This was a really neat discussion as it centred on something that I’ve never directly thought about. However, it is something that I’ve noticed and that is soundscapes. I’ve never referred to sounds as a soundscape, but after talking with Tara-Lynn, it makes total sense. The sounds that make up our surroundings, coming from both nature and urban settings, constitute the sonic diversity that makes up our soundscape.
Tara-Lynn blends her academic training with art, being influenced by what she calls her indigineity. Her research into the acoustic ecology highlights our relationship to sound: sounds that bring people together, that tell a story of their history, sounds that draw us into a relationship with the land.Having received a degree in Fine Arts from the University of the Fraser Valley, followed by a second degree in Global Development, Tara-Lynn was dissatisfied with what she saw in western culture, placing so much emphasis on economic gain and colonialism at the expense of the land. So she set off to Nairobi with the hopes of a cultural experience that would allow her to continue her research into the significance of sounds and the wholistic wellness that it can bring.
We discuss soundscapes as it relates to school. She describes soundwalking, and I love the way she points out the difference in sounds of feet on pavement versus feet on grass. It demands an ability to use descriptive language, but most importantly it requires an awareness of your present space, something those in a busy culture don’t allow time for. She theorizes on the modern sensory input of a fast-paced, 15 second sound byte TikTok world to the structure of school, which can’t keep up to that frenzied and eclectic online world.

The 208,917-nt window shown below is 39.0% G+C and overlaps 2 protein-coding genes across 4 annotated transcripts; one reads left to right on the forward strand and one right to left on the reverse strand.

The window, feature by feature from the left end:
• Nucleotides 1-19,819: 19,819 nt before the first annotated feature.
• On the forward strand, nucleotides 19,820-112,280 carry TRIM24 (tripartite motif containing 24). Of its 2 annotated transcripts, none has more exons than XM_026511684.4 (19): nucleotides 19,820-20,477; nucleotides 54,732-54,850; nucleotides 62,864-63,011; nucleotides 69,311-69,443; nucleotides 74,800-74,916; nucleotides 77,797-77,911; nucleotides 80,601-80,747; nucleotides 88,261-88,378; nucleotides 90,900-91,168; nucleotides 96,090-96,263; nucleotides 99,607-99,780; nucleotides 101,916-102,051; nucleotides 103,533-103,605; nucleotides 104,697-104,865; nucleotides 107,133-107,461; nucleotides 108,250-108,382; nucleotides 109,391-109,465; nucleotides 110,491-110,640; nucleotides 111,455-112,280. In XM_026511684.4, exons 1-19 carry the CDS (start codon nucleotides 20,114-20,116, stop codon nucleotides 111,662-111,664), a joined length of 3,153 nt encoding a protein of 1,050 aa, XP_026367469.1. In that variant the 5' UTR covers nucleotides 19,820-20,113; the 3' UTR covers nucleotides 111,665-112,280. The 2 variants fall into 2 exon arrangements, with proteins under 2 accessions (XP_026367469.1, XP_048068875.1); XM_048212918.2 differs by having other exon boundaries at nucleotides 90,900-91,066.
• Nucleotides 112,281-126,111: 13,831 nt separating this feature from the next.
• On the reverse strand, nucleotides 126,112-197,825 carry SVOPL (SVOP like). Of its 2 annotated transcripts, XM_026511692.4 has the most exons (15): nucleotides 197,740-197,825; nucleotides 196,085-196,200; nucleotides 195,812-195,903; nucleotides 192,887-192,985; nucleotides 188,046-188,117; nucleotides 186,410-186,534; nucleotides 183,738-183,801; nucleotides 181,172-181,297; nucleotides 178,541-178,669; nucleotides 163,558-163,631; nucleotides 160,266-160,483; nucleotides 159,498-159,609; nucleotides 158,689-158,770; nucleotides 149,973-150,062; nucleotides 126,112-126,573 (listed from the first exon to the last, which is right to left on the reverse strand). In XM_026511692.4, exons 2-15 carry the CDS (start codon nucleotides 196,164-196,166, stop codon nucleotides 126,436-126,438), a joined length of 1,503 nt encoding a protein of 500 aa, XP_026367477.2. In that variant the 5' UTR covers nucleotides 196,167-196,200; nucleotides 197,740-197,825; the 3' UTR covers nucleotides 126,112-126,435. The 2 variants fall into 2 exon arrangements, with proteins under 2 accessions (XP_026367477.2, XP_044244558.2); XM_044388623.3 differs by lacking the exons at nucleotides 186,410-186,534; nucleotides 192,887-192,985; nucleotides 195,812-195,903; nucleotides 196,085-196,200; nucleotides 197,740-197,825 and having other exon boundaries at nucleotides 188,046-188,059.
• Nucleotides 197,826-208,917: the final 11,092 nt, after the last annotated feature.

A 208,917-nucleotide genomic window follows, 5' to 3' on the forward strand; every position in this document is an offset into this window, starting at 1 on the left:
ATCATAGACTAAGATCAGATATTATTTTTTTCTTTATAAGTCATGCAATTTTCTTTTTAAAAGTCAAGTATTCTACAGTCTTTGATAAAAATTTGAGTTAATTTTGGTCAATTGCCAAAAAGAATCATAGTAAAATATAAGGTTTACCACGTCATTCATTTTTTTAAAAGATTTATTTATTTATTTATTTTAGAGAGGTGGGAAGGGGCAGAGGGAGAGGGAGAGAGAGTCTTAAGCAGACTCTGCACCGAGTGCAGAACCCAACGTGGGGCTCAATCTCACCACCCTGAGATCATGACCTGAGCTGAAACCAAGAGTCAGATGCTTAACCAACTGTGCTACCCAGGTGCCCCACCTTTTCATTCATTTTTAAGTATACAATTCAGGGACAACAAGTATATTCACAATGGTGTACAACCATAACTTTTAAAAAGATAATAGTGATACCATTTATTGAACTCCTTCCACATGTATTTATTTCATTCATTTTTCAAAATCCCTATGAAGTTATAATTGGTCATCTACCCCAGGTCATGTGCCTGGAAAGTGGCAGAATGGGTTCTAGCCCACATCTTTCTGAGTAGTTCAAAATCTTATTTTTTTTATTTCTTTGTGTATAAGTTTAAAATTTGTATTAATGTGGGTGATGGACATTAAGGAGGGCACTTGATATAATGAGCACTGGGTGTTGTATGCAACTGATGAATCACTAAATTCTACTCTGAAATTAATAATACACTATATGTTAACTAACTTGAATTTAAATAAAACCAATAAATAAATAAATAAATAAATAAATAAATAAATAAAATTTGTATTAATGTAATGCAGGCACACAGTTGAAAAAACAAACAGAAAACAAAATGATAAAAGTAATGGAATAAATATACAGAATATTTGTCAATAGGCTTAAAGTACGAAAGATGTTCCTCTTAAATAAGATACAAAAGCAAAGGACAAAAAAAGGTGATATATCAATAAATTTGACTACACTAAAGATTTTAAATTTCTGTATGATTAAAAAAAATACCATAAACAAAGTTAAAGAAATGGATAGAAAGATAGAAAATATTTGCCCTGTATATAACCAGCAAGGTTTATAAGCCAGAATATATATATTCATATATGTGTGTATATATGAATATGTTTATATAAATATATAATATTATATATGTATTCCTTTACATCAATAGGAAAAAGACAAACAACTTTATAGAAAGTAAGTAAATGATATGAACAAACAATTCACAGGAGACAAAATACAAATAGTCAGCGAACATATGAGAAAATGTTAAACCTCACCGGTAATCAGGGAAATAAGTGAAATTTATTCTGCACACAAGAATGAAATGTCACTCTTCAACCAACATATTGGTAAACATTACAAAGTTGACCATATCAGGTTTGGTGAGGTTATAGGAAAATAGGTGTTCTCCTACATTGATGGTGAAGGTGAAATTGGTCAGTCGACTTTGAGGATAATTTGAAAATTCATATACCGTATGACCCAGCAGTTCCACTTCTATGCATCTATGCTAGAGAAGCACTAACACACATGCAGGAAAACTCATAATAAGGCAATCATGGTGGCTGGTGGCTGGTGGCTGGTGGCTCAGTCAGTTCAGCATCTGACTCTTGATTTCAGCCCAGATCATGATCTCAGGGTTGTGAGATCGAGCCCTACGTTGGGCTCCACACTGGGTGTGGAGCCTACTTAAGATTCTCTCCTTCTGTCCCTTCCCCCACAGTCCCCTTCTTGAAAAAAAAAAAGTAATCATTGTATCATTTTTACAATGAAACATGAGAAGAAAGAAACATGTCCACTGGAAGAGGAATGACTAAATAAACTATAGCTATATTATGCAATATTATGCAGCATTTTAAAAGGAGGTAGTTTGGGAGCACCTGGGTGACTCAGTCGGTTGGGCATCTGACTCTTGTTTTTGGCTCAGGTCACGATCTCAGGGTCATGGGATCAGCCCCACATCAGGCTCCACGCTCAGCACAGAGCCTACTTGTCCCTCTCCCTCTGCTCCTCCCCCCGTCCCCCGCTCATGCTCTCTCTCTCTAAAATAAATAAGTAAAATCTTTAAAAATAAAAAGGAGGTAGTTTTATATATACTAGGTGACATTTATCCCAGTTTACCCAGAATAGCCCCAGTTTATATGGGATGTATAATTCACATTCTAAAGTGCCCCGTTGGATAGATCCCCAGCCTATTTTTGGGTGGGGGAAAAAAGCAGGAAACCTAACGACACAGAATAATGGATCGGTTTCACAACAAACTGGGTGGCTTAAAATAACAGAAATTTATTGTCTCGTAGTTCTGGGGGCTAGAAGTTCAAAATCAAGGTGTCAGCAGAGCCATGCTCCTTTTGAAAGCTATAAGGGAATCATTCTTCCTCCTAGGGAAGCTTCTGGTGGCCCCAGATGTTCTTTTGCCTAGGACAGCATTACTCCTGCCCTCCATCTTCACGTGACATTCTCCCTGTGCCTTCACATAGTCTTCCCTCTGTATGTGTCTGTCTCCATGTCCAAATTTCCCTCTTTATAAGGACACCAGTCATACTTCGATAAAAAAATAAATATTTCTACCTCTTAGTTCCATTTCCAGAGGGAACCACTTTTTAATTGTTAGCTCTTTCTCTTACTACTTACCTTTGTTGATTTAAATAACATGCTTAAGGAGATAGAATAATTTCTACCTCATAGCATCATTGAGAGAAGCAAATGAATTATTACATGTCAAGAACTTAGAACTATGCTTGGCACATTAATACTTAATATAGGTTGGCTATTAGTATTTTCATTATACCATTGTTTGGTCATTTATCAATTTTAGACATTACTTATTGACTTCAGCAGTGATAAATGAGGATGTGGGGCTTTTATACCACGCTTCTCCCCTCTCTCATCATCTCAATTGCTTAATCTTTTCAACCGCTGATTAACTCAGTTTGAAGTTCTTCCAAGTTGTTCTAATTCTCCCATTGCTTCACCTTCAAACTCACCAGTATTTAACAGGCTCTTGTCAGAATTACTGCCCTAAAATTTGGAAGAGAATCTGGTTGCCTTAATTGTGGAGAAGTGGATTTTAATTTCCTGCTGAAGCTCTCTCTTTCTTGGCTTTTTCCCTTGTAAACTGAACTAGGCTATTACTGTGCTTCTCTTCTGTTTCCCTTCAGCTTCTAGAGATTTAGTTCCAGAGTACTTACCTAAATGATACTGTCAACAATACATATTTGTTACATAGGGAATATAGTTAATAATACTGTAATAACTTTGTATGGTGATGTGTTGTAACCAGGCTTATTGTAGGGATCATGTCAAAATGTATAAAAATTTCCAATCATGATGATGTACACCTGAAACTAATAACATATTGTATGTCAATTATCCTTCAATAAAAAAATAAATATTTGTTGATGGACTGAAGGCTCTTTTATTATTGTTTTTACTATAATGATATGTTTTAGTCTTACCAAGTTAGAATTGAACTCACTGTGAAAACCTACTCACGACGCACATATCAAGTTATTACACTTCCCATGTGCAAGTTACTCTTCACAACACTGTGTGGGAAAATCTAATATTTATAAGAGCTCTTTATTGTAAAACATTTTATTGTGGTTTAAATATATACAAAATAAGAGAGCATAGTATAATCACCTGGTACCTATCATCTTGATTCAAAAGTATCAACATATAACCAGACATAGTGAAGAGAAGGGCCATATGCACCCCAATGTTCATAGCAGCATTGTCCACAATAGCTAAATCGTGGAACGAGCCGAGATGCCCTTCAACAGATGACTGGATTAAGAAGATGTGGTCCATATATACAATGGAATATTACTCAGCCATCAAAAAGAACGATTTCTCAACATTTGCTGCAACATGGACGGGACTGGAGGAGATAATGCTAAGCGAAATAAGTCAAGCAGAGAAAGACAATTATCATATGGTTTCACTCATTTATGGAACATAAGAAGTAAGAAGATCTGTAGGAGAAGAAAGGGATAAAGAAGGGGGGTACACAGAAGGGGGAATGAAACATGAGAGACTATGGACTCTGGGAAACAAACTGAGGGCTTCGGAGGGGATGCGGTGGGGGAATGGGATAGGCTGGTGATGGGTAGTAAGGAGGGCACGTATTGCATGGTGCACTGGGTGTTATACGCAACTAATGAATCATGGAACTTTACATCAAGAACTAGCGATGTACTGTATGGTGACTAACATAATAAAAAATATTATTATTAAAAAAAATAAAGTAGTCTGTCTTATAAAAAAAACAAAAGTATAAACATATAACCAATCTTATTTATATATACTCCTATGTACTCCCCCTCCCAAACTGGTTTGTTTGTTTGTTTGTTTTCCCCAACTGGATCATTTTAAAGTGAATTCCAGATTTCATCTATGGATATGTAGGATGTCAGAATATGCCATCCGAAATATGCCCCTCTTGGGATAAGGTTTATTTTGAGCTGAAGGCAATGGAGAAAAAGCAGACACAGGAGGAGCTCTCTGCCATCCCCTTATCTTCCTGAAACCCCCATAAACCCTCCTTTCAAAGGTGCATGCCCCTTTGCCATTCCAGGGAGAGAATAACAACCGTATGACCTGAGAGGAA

Are sounds used as a crutch to calm to mind, do students feel anxiety if forced to endure sensory deprivation? Speaking from Nairobi, listen for the sounds of the birds singing outside Tara-Lynn’s window. I felt that they were teaching us their own lesson with their words of wisdom, asking us to listen carefully.
What’s the soundscape in your classroom? Do you intentionally bring your students to a place to notice the sounds? Is there acoustic complexity in your teaching practice and have you allowed it to be part of your students experience? These are interesting questions that I’ve not thought a lot about in the past, but as we spoke, I realized how much I had thought about sounds without realizing it.
Connect with Tara-Lynn on Instagram, YouTube and TikTok: @sinewaves.and.sunsets
Website: www.flythekite.comWhat are your thoughts on the value and purpose of sounds within and throughout the learning process? Do you consider the aural diversity of your learning space? #TBPodcaster Click To Tweet